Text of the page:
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Tesla's superior profitability, relative to its competitors, definitely gives them some extra room to cut prices in an attempt to drive demand. Signs are that this tactic is already working in China, so there could be optimism over a possible similar reaction in other parts of the world.

However, with the inflation rate still high, it remains to be seen how long/how much Tesla can cut prices before it starts to have an adverse impact on the bottom line.

The current price cuts were quite significant, I doubt that there will be any further price cuts in the near future. As for inflation, that will affect all vehicle manufacturers but less so for those that signed early contracts with material suppliers.
 

JohnDe

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Pessimism steering investors, but Morningstar says Tesla is undervalued

US electric car maker Tesla (Nasdaq:TSLA), one of Australia’s most popular international stocks.

Investing app Pearler co-founder Nick Nicolaides said around 90 per cent of its investors would own Tesla through a diversified ETF but it is also its most popular stand-alone stock.

He said Pearler investors favour global ETFs (to the tune of 80 per cent+) and Tesla sits in the five of its top 10 holdings (across all ETFs).

“We also offer direct US stocks on the Pearler platform and the Telsa factor is real, even for our younger investors, who are opting for passive investing,” he said.

“It’s been the No.1 direct stock holding since we launched and generally by 25 per cent plus on our No.2 holding, which is Apple.”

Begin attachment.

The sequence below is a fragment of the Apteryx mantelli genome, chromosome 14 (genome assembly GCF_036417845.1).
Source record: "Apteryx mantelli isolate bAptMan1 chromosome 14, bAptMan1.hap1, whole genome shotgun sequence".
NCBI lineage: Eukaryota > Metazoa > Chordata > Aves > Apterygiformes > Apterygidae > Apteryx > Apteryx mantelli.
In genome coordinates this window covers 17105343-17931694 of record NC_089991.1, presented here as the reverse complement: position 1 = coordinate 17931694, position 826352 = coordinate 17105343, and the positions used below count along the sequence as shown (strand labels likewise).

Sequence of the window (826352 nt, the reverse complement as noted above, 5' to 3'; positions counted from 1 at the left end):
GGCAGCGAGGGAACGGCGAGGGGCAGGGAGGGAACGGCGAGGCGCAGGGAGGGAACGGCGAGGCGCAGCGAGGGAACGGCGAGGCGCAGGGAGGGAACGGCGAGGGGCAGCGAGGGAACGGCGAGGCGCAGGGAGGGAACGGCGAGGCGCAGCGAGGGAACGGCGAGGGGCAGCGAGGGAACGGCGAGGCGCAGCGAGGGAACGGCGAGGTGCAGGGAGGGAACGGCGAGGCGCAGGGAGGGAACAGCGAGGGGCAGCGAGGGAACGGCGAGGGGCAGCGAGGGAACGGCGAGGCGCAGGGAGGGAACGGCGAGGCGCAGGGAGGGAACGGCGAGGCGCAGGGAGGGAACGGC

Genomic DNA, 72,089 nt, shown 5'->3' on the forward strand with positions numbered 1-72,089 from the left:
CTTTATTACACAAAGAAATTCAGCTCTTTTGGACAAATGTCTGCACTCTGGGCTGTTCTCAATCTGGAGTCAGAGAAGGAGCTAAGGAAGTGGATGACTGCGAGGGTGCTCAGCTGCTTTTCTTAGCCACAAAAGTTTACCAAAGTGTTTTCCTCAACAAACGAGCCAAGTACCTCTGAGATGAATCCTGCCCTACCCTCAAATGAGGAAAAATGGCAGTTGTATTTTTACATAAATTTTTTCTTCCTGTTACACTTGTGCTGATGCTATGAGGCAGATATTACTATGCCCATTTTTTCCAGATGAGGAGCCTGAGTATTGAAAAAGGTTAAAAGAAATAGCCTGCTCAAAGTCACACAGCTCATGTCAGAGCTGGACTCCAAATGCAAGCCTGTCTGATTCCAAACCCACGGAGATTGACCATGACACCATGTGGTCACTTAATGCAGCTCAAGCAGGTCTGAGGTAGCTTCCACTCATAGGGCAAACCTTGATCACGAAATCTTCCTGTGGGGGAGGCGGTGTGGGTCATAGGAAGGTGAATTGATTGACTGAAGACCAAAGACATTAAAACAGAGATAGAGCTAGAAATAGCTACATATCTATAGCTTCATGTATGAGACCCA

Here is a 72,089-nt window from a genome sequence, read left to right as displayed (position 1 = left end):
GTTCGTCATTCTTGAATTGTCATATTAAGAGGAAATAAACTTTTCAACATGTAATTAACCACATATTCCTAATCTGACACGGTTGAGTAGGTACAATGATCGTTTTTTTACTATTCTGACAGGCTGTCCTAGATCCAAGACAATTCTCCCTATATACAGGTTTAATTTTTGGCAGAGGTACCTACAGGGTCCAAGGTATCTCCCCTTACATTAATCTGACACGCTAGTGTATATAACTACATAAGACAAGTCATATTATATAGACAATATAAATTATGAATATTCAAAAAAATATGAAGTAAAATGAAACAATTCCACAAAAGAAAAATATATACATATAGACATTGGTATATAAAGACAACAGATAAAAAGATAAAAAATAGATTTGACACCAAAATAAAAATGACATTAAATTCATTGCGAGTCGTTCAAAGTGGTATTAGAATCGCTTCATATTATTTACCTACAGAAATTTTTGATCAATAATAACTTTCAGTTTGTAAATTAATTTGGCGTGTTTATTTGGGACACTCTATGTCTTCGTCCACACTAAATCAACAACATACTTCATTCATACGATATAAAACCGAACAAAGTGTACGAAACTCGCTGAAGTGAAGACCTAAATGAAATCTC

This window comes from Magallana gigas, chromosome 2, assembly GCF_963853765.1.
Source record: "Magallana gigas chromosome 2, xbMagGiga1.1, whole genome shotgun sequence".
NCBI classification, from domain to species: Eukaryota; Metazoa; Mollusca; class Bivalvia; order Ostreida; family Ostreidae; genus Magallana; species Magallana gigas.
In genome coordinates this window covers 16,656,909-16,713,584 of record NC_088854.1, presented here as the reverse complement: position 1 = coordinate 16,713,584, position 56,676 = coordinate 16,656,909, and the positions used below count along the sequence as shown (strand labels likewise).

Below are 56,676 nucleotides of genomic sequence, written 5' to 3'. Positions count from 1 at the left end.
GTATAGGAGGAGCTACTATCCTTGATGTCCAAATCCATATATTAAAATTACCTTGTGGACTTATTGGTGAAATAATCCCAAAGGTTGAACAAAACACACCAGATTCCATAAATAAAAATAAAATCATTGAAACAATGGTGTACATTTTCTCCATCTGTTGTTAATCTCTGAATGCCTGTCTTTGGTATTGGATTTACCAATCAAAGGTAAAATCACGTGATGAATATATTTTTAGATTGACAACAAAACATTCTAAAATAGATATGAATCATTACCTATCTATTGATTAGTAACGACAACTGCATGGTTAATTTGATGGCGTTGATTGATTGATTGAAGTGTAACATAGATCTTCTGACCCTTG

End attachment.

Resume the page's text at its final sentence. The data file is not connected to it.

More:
But while Tesla may be popular, it is also highly polarising, with those who believe in its future growth potential and others who aren’t so sure.

Thrown into the equation is Tesla’s high profile billionaire CEO Elon Musk, who has been highly controversial for years but seemed to take it to another level in 2022, with a drawn out saga to buy Twitter.

Investors seemed concerned Musk had taken on too much with Twitter, now running the social media giant along with Tesla, SpaceX and other companies.

Furthermore he sold down large amounts of his Tesla holdings to fund the $44 million buy of Twitter, which by all reports is facing increasing financial woes.

To continue Musk’s not-so-good start to 2023, he has been facing a US court to testify in a class-action lawsuit filed by Tesla investors alleging he misled them with a tweet five years ago.

And as Stockhead’s Josh Chiat reported he’s “got tongues wagging for a comment that verges on the absurd” regarding copper and lithium, using his Twitter megaphone.